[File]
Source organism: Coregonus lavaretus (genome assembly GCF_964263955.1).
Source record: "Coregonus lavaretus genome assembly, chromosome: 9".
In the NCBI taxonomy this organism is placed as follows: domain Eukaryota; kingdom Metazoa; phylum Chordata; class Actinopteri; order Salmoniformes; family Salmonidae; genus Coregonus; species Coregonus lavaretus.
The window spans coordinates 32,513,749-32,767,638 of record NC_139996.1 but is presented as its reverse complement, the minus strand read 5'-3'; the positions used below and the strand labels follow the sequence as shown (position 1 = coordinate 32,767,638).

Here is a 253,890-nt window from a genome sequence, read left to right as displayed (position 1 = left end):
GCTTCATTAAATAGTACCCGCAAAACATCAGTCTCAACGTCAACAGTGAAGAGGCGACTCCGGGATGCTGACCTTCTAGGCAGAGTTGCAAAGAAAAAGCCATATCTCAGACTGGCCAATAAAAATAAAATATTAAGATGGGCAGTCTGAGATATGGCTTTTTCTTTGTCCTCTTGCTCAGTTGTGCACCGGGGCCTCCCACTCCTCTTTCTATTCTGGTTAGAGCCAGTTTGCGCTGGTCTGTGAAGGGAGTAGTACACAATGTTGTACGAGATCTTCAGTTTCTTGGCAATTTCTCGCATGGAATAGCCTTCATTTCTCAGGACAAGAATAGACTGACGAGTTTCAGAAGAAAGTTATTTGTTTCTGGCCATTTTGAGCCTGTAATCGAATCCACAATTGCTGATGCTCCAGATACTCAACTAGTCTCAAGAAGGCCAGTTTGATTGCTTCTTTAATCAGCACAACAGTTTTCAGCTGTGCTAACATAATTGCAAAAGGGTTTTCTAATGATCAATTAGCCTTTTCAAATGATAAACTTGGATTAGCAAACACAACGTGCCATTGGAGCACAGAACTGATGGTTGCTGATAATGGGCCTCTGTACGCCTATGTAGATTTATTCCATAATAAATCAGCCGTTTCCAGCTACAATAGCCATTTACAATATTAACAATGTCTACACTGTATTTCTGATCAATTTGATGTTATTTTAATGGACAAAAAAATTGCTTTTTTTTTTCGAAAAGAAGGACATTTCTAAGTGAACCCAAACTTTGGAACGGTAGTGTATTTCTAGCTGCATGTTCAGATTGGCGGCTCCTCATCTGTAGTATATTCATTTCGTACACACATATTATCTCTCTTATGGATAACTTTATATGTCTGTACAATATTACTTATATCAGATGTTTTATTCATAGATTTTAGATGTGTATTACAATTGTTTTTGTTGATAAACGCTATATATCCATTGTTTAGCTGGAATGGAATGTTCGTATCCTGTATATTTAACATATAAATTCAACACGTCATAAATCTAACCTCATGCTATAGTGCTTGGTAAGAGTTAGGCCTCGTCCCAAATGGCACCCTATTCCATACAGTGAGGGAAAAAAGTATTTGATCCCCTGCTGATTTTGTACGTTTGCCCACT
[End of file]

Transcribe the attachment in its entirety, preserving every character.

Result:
Source organism: Coregonus lavaretus (genome assembly GCF_964263955.1).
Source record: "Coregonus lavaretus genome assembly, chromosome: 9".
In the NCBI taxonomy this organism is placed as follows: domain Eukaryota; kingdom Metazoa; phylum Chordata; class Actinopteri; order Salmoniformes; family Salmonidae; genus Coregonus; species Coregonus lavaretus.
The window spans coordinates 32,513,749-32,767,638 of record NC_139996.1 but is presented as its reverse complement, the minus strand read 5'-3'; the positions used below and the strand labels follow the sequence as shown (position 1 = coordinate 32,767,638).

Here is a 253,890-nt window from a genome sequence, read left to right as displayed (position 1 = left end):
GCTTCATTAAATAGTACCCGCAAAACATCAGTCTCAACGTCAACAGTGAAGAGGCGACTCCGGGATGCTGACCTTCTAGGCAGAGTTGCAAAGAAAAAGCCATATCTCAGACTGGCCAATAAAAATAAAATATTAAGATGGGCAGTCTGAGATATGGCTTTTTCTTTGTCCTCTTGCTCAGTTGTGCACCGGGGCCTCCCACTCCTCTTTCTATTCTGGTTAGAGCCAGTTTGCGCTGGTCTGTGAAGGGAGTAGTACACAATGTTGTACGAGATCTTCAGTTTCTTGGCAATTTCTCGCATGGAATAGCCTTCATTTCTCAGGACAAGAATAGACTGACGAGTTTCAGAAGAAAGTTATTTGTTTCTGGCCATTTTGAGCCTGTAATCGAATCCACAATTGCTGATGCTCCAGATACTCAACTAGTCTCAAGAAGGCCAGTTTGATTGCTTCTTTAATCAGCACAACAGTTTTCAGCTGTGCTAACATAATTGCAAAAGGGTTTTCTAATGATCAATTAGCCTTTTCAAATGATAAACTTGGATTAGCAAACACAACGTGCCATTGGAGCACAGAACTGATGGTTGCTGATAATGGGCCTCTGTACGCCTATGTAGATTTATTCCATAATAAATCAGCCGTTTCCAGCTACAATAGCCATTTACAATATTAACAATGTCTACACTGTATTTCTGATCAATTTGATGTTATTTTAATGGACAAAAAAATTGCTTTTTTTTTTCGAAAAGAAGGACATTTCTAAGTGAACCCAAACTTTGGAACGGTAGTGTATTTCTAGCTGCATGTTCAGATTGGCGGCTCCTCATCTGTAGTATATTCATTTCGTACACACATATTATCTCTCTTATGGATAACTTTATATGTCTGTACAATATTACTTATATCAGATGTTTTATTCATAGATTTTAGATGTGTATTACAATTGTTTTTGTTGATAAACGCTATATATCCATTGTTTAGCTGGAATGGAATGTTCGTATCCTGTATATTTAACATATAAATTCAACACGTCATAAATCTAACCTCATGCTATAGTGCTTGGTAAGAGTTAGGCCTCGTCCCAAATGGCACCCTATTCCATACAGTGAGGGAAAAAAGTATTTGATCCCCTGCTGATTTTGTACGTTTGCCCACT